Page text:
Professor Richard Susskind OBE is well known within the legal profession for his numerous books predicting a dramatic transformation in legal practice, and calling for an overhaul of 21st century lawyering.
In February 2015 he made national headlines for his proposed eBay-style scheme for online dispute resolution (ODR) and the recommendation that HMCTS introduce a new, internet-based court service, known as HM Online Court (HMOC), to be launched in 2017. As Chair of the Civil Justice Council’s ODR Advisory Group and IT Adviser to the Lord Chief Justice, he had been tasked with finding a way to resolve low-level civil claims more cheaply.
For information on the ODR Advisory Group and the full report “ODR for Law Value Civil Claims”, see www.judiciary.gov.uk/reviews/online-dispute-resolution.
The proposals caught national media interest, with the Telegraph reporting, for example, that “courtroom formality could be swept aside by a new generation of online judges dispensing justice on the Internet in a system inspired by eBay.” But as the Telegraph explained further down its piece, this system was only proposed for civil claims worth less than £25,000, with the possibility of extension to suitable family disputes. Additionally, as the report itself notes, the system could also be used for appropriate Tribunal cases, although the Advisory Group’s terms of reference restricted it to looking at low level civil claims.
Despite the report’s warning that its contents and recommendations “may appear rather alien and even disruptive” for many lawyers and judges, it was reported rather positively by media outlets, with most quoting Lord Dyson, Master of the Rolls, who endorsed the scheme in his foreword to the report. Caution was expressed by The Law Society, which said that ODR would require “proper consultation and proper investment” and the Bar Council which warned against creating a system which is “over-simplified and does not do justice to the circumstances of particular cases”.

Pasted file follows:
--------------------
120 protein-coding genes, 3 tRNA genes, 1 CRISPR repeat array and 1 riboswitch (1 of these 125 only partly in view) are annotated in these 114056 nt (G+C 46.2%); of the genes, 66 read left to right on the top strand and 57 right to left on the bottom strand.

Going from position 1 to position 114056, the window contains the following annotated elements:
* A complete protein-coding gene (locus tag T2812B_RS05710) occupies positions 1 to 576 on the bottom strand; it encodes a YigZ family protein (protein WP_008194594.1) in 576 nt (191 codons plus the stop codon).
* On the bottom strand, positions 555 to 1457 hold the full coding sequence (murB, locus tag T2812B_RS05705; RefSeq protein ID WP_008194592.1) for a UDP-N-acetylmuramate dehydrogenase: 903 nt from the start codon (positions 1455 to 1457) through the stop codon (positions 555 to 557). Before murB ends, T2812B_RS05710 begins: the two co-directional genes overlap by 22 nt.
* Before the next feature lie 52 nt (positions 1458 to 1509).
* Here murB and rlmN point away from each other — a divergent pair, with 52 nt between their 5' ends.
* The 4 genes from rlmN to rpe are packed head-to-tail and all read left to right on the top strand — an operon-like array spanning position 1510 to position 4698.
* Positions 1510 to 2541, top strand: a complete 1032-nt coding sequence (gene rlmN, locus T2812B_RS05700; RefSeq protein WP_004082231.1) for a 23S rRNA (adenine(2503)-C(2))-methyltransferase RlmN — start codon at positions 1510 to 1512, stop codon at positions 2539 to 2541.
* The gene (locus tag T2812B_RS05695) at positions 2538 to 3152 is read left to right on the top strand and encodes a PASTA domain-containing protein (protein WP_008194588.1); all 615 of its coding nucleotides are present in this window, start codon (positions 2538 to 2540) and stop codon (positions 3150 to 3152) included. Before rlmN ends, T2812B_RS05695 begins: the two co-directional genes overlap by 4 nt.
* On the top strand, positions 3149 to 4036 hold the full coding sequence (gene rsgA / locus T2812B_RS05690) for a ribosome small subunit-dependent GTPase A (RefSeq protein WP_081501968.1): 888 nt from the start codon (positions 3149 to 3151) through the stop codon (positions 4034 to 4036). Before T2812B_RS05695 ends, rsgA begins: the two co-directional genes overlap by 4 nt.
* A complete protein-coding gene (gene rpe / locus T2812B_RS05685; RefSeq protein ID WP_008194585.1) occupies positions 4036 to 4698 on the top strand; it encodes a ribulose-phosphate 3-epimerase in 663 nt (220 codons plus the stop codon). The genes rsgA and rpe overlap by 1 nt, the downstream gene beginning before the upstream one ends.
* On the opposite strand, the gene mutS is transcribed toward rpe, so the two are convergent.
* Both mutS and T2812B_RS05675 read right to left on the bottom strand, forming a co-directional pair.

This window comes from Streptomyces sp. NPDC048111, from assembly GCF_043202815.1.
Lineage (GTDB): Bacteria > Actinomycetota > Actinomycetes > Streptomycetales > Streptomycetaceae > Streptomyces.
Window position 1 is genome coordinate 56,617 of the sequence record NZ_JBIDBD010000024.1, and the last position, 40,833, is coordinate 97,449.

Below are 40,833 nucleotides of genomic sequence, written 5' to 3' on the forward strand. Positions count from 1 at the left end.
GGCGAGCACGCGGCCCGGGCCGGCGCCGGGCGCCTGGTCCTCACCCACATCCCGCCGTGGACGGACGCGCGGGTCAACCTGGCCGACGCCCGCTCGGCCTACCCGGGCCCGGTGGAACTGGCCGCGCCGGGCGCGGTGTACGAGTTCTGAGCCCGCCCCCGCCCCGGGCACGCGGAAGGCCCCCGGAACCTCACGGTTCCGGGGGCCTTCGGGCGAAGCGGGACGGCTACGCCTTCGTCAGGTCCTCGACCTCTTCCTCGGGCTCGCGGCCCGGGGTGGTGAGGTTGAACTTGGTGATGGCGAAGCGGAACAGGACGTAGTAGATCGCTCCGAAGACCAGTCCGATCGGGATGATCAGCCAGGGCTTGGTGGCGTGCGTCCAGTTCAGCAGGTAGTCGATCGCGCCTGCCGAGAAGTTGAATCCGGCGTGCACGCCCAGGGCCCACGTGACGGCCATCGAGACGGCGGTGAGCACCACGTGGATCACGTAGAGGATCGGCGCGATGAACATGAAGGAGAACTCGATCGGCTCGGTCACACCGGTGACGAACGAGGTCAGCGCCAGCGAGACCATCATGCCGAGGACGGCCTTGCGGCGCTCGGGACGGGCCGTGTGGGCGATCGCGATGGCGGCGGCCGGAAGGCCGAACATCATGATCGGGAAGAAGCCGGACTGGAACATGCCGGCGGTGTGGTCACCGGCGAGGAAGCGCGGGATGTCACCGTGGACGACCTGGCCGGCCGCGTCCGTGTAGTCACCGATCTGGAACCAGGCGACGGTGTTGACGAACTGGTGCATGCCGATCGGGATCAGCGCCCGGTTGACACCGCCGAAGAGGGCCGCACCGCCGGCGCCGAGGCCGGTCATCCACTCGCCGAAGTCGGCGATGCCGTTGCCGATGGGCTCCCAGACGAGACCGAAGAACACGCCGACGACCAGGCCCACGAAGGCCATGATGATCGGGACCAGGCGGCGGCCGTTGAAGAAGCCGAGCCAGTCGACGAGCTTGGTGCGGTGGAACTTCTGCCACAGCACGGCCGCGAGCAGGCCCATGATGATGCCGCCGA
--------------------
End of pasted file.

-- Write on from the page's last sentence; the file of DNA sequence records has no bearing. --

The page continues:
What are the issues?
The group was primarily concerned that the current system for resolving low value civil claims was too costly, slow and complex. The civil justice system is “creaking”: “as public legal funding declines, there is widespread concern today that dispute resolution in our courts is disproportionately expensive and insufficiently user-friendly for litigants in person.”
The report sets out 13 criteria for a new system: it must be affordable, accessible, intelligible, appropriate, speedy, consistent, trustworthy, focused, avoidable, proportionate, fair, robust and final. The current system for resolving low value claims, the group reports, “fails to satisfy the majority of our thirteen criteria” even though there is a high quality of work by “first-rate” judges.
What does the report propose?
The report makes a distinction between technological reform which simply improves existing systems with IT-based systems, and IT which facilitates the “delivery of services in entirely new ways”. It is the second approach that the group advocates, with the introduction of Her Majesty’s Online Court (HMOC).
HMOC would improve access to justice by being more affordable and user-friendly and make substantial savings for the court service. As well as providing a better way to resolve disputes, it would create “effective ways of avoiding and containing disputes”.
One of the key innovations is that the model contains an Alternative Dispute Resolution (ADR) type system when traditionally ADR has been kept separate from courtroom litigation.
HMOC would have three-tiers. First, Online Evaluation, which will help a user classify their problem and identify the options available. Second, Online Facilitation, which would involve an individual facilitator (not a judge) to review statements and papers and “help parties through mediation and negotiation”. Part of this process could be automated with systems that help parties without human experts. The final Tier would involve Online Judges who could be full- or part-time members of the judiciary who could wholly or partially decide suitable cases by assessing online pleadings. Both the second and third tiers could involve telephone conferencing.
The report suggests three “supporting recommendations” to begin implementation of the scheme: the introduction of an ODR stream as part of HMCTS’s programme of civil, family and tribunal reform (using a “modest fraction” of its £75 million annual reform budget over five years); political party support; and that the Civil Justice Council invites the Advisory Group to collaborate with HMCTS and the Judiciary in a formal pilot of ODR.